Fountain occupies a large niche. The company, which just announced a $23 million funding round, provides a job recruiting and onboarding platform for gig, part-time, and hourly workers. Hiring these kinds of workers presents a different set of challenges from those faced by other job platforms, and Fountain is tapping into automation and machine learning to solve them.
“It’s a high-volume type of recruiting,” said Fountain CEO and cofounder Keith Ryu in an interview with VentureBeat, “high velocity, high turnover, and high unpredictability.”
Applying AI tools to hiring processes is typically tricky because it involves so many factors and requires so much intelligence. For example, ZipRecruiter’s Get Recruited platform uses a deep learning-based recommendation algorithm and natural language processing (NLP) to connect job seekers and employers. ZipRecruiter built multiple tools to do everything from intelligently helping job seekers punch up their resumes to conquering social engineering challenges, and it’s had to carefully address endemic hiring issues, like bias.
But Fountain has a different set of problems to solve for. It’s not especially difficult to find someone willing and qualified to work at Taco Bell, for instance, but those hires tend to move on rather quickly, leaving openings that need to be rapidly refilled. Whereas Get Recruited might help a company find someone who’s a perfect fit for a specialized role, Fountain could be tasked with finding 400 people who know their way around a fast food kitchen — by next week.
Fountain needs speed and efficiency, but not necessarily a tremendous amount of nuanced insight. “We’re a talent acquisition platform, built specifically for this gig and hourly workforce — a global workforce, if you will, and our thesis is that recruiting for this demographic is a fundamentally different problem than recruiting for your internal sales or engineering roles,” said Ryu.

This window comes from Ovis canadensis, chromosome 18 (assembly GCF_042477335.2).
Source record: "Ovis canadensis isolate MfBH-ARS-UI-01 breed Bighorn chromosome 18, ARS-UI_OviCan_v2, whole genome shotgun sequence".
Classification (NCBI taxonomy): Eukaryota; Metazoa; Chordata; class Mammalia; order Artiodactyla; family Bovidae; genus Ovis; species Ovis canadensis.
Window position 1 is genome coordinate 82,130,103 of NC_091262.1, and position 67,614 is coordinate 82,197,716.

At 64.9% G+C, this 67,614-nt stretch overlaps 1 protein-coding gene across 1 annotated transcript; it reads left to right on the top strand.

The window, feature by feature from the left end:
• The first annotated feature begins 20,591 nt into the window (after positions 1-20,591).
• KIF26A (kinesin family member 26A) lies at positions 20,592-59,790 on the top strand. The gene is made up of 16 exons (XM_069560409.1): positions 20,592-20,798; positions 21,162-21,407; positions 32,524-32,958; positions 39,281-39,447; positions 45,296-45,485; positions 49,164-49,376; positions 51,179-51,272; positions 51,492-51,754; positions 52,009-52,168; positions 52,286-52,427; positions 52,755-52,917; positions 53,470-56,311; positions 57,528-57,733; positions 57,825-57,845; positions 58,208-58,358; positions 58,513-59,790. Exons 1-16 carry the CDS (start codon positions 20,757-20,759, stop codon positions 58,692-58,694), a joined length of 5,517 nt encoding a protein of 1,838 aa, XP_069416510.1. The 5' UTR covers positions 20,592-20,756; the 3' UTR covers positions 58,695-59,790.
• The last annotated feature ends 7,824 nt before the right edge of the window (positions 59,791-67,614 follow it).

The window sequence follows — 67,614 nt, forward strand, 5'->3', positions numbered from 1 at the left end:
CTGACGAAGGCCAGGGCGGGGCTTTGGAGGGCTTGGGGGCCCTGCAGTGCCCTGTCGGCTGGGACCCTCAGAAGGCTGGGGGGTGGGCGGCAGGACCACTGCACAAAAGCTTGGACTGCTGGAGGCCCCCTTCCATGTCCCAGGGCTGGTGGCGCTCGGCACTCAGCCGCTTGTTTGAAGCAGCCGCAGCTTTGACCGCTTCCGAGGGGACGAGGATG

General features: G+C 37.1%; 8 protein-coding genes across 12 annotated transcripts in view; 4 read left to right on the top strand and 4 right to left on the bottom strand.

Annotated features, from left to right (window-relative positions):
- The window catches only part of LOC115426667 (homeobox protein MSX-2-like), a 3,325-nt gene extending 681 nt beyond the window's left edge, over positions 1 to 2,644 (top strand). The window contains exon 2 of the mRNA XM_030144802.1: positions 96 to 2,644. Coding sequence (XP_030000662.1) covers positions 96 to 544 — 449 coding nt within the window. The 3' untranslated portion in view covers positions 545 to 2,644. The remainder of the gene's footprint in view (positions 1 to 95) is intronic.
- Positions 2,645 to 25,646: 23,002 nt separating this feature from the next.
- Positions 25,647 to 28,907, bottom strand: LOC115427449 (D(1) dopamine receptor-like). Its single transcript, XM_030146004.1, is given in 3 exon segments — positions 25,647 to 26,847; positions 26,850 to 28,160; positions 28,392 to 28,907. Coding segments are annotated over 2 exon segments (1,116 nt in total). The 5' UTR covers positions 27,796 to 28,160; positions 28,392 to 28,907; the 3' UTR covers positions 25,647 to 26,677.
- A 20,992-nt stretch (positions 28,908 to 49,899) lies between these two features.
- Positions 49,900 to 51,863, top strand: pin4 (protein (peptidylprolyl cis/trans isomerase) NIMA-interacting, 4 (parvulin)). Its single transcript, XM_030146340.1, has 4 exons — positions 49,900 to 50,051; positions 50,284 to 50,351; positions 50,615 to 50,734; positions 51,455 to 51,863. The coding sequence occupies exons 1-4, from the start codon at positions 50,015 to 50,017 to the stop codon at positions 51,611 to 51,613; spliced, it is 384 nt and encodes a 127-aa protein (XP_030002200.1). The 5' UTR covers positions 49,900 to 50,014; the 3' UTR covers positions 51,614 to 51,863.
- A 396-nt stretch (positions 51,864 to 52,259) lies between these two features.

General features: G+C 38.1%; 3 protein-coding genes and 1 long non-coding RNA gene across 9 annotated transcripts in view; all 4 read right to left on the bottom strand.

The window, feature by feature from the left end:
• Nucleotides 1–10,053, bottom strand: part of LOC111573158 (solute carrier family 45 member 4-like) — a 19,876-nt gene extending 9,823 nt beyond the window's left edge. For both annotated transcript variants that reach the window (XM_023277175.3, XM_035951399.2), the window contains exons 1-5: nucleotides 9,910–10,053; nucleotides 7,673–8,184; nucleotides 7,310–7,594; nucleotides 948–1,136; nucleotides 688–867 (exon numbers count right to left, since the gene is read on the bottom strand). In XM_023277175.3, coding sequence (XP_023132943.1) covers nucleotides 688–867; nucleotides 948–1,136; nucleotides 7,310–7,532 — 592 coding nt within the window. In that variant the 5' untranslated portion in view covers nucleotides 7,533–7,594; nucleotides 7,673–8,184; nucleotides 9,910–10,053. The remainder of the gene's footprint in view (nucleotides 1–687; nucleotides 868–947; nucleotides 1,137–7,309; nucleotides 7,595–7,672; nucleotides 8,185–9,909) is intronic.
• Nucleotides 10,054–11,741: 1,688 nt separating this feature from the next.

Ryu said some 90% of candidates in these areas don’t come in with a resume, which means employers end up starting the process from scratch. And even once they get past that point, interviews have a 50% no-show rate. He said 40% of applications ghost their potential employer after the first application.
The gig and hourly job space comes with other unique challenges. Ryu pointed out that most of these applicants aren’t drawn by a company name, as a software engineering candidate might be. “[In] our environment, it’s less about … the brand or loyalty, and it’s more about work availability and proximity of your location,” he said. And when it comes to providing the best tools for applicants, Fountain had to invest in creating a mobile-first approach to its platform because, Ryu said, “80% of the candidates that we see are applying to these jobs on their mobile phone.”
At the same time, Ryu made it clear that Fountain wants to preserve the human side of the process. “How do you automate a process like recruiting, where it’s supposed to be so human? Our view … is that we believe there [are] a lot of tasks that are just kind of mundane … where there’s a lot of repetitive process[es] … that we want to automate. But then we also want to make sure that the recruiting team is able to spend more time with the candidates, as well.”
Ryu said the Fountain team pulled from their experience in marketing automation software, which comprises workflow automation and lots of data, to build the service. Companies come to Fountain with requests like “We need to hire 30 drivers” by a certain date. Fountain uses its algorithms and some machine learning to determine what that task will cost the company and then automates parts of the recruiting process, like figuring out the best job boards to post on.
Once candidates start coming in the door, Fountain uses its own models to prioritize them, based on multiple factors — like how long it takes someone to move from one stage of the application process to another, whether they have missed any previous interviews, and so on. Then it advances the candidate accordingly.
Fountain has an iterative training process, and Ryu said it can actually provide customized insights by letting customers tap into their own post-onboard data, like conversion rates.
Fountain is fresh off a $23 million funding round, led by DCM, with participation from 51job and previous investors Origin Ventures and Uncork Capital. With this fresh influx of cash, Fountain has raised a total of $34 million. Ryu said the company plans to invest in R&D, build out its products, and keep pushing into new markets — specifically in the restaurant and hospitality fields.